This bird’s beautiful blue plumage is enhanced to perfection by his equally beautiful dancing in his courtship display.

Meet the Blue bird-of-paradise

The blue bird-of-paradise (Paradisornis rudolphi), is a beautiful, relatively large species of bird-of-paradise. It is the only species in the Paradisornis genus but was previously included in the genus Paradisaea. Mostly black, this bird of paradise has a bluish-white bill, dark grey legs, and a broken white eye-ring, and bright blue wings.

The male is also adorned with violet-blue and cinnamon-shaded flank plumes, from which emerge two long ribbon-like tail feathers

Dull compared to the male, the female is mostly a shade of chestnut brown.

These birds are thinly distributed in the mountain forests of the Central Ranges in southeastern Papua New Guinea.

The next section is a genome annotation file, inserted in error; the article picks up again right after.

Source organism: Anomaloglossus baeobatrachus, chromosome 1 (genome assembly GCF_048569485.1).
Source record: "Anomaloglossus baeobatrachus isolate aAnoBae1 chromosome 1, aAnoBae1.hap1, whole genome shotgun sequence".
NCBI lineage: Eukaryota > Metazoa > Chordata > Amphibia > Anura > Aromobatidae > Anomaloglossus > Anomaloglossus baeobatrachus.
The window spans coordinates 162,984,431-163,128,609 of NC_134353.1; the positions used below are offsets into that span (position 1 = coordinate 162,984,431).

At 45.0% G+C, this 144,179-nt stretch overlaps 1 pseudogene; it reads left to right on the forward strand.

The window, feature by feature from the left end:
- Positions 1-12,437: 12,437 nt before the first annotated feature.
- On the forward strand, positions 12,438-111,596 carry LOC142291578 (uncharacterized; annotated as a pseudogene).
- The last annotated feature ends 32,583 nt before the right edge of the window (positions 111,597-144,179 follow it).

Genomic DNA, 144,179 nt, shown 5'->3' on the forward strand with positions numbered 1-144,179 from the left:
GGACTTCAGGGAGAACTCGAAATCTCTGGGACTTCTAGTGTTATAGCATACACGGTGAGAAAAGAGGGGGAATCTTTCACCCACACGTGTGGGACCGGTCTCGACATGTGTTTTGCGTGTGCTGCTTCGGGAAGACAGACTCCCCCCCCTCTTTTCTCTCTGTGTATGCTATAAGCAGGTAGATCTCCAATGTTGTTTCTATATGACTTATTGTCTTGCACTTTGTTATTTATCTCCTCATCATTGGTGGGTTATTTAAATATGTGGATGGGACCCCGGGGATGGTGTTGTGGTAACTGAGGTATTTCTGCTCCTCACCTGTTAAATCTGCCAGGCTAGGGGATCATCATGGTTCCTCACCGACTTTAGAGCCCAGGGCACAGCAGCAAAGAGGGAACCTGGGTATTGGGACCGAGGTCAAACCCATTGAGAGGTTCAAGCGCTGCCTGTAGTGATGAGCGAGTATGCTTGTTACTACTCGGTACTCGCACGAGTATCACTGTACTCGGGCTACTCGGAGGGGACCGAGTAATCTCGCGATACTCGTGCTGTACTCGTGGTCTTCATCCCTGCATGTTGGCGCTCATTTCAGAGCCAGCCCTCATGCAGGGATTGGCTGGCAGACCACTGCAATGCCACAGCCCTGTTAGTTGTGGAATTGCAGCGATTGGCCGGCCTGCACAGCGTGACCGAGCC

Blue-birds-of paradise is a mainly frugivorous species, dining on a wide variety of fruit and berries, but will occasionally eat animal prey such as insects and reptiles.

During the breeding season, the male puts on a breathtaking display while hanging upside down from a branch pulsating the black oval with a rid margin on his chest, rhythmically enlarging and contracting its size. At the same time fanning out his violet-blue plumes, continuously making a soft, insect-like buzzing noise, mixed with chittering or chattering. If he is successful in his efforts the female goes on to build a nest from stems, twigs, palm leaves, and vines in a flat cup-like shape. Usually, one egg is laid within brooded over by a very defensive would-be mom.

Due to ongoing habitat loss, this bird has a decreasing limited range with a small population size. They are also under threat from hunting for their highly prized plumes, thus blue birds-of-paradise are classed as Vulnerable on the IUCN Red List.